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A woman shows a picture of Mapuche indigenous man Camilo Catrillanca, who was killed by security forces, to riot police during a protest in Santiago, Chile, Nov. 19, 2018 (AP photo by Esteban Felix).

Why Chile’s Militarized Approach to Indigenous Communities is Failing

Thursday, Dec. 6, 2018

President Sebastian Pinera’s administration in Chile is facing heavy criticism for its treatment of the country’s marginalized indigenous groups after security forces killed a young indigenous man in the southern Araucania region last month. Camilo Catrillanca, a 24-year-old Mapuche, was fatally shot on Nov. 14 by members of a heavily armed counterterrorism squad known as the “Jungle Commandos.” Four soldiers have been arrested in connection with the incident, which has prompted public protests across the country. In an interview with WPR, Jorge Contesse, a professor of international human rights law at Rutgers University, discusses the history of the Chilean government’s policies toward the Mapuche and other indigenous groups and explains why, in his view, a fundamental change of perspective is needed to address the issue.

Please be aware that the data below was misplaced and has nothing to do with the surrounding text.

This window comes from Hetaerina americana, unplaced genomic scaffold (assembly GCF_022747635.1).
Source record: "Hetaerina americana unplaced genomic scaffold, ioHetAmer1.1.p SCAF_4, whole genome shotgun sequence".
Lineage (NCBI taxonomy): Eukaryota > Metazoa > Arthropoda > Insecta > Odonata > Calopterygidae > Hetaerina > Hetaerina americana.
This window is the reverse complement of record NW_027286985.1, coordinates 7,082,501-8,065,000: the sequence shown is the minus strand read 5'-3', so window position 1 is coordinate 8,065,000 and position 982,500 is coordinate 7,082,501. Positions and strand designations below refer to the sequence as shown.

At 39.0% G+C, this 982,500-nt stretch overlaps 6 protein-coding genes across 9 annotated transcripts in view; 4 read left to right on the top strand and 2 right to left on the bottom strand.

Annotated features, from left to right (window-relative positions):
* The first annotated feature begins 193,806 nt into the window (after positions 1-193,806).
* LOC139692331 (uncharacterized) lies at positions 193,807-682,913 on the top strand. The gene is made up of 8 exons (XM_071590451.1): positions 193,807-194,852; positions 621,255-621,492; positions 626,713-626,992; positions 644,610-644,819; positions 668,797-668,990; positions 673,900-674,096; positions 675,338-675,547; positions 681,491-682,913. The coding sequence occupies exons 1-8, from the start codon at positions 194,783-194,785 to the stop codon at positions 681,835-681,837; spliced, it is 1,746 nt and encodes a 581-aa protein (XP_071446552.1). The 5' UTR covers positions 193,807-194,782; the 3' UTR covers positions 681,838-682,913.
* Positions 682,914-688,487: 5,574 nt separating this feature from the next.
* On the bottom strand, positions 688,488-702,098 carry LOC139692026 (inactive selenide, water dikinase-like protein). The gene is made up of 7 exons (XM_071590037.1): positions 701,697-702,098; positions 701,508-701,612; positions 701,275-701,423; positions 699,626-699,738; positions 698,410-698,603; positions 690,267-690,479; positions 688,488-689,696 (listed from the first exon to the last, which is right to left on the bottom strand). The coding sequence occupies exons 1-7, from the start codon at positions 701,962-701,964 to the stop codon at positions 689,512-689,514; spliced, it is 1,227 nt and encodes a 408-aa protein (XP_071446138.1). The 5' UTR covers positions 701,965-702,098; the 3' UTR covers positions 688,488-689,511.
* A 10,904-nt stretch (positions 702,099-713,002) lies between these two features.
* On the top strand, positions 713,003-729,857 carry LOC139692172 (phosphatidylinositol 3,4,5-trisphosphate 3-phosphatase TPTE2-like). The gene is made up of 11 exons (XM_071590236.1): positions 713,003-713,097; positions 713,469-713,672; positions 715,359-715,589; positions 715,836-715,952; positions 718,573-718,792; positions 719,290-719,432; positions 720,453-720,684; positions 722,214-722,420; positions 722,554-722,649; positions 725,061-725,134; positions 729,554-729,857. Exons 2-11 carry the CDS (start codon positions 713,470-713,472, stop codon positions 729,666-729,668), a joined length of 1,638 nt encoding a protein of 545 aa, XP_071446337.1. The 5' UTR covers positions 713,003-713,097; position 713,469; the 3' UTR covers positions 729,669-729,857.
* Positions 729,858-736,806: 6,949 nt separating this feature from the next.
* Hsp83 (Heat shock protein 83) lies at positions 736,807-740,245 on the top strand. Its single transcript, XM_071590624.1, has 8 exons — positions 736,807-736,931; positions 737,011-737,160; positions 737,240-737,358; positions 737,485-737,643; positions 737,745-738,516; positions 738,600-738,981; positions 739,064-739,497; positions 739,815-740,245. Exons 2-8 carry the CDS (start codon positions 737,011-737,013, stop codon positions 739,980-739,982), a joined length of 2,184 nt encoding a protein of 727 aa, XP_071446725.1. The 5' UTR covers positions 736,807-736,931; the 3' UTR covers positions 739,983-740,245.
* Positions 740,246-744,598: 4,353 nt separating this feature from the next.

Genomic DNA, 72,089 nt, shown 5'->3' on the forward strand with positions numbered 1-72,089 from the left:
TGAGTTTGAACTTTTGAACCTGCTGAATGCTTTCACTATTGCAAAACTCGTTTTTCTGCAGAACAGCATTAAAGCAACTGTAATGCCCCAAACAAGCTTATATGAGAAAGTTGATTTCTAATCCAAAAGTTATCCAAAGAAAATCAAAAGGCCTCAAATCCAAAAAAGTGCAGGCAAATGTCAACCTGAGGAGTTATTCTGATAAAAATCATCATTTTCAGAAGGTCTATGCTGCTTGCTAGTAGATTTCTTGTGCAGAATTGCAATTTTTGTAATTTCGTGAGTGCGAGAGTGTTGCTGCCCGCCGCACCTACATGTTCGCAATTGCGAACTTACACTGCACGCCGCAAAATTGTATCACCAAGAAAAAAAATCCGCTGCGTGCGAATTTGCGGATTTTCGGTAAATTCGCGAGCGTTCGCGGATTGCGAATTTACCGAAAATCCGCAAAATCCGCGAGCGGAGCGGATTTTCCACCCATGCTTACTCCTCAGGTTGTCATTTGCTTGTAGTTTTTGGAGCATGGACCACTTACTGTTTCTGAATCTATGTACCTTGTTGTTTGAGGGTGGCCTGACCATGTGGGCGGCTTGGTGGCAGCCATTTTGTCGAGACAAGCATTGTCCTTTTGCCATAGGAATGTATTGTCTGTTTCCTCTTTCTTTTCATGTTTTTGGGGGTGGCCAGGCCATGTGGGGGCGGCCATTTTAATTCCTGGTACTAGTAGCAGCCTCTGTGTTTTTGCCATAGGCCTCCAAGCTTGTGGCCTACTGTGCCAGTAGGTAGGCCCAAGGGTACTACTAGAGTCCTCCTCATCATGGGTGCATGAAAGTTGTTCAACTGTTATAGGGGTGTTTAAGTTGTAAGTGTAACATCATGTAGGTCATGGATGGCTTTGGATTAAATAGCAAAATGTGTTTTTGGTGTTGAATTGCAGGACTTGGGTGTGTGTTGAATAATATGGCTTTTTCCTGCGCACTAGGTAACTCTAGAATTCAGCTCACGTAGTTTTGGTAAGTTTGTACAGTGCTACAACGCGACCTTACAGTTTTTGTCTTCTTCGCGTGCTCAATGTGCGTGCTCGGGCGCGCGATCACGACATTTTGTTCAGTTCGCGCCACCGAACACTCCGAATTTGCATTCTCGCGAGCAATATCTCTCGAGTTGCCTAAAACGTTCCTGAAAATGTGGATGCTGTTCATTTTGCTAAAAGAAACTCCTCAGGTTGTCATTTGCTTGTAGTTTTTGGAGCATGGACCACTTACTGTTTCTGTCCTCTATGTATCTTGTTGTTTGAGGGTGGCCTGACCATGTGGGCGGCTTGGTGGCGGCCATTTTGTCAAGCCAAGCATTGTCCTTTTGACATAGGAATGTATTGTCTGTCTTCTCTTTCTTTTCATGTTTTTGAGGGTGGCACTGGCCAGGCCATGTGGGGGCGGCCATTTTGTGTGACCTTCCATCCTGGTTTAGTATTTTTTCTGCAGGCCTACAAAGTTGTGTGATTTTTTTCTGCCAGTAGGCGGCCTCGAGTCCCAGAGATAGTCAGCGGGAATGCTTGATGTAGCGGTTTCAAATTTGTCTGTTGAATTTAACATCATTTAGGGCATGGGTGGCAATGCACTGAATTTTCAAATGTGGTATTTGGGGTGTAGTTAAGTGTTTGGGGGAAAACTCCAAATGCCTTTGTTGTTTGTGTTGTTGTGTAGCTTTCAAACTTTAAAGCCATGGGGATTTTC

World Politics Review: How does the recent killing of an indigenous man by security forces fit into the history of the Mapuche and other indigenous groups’ treatment in Chile? ...

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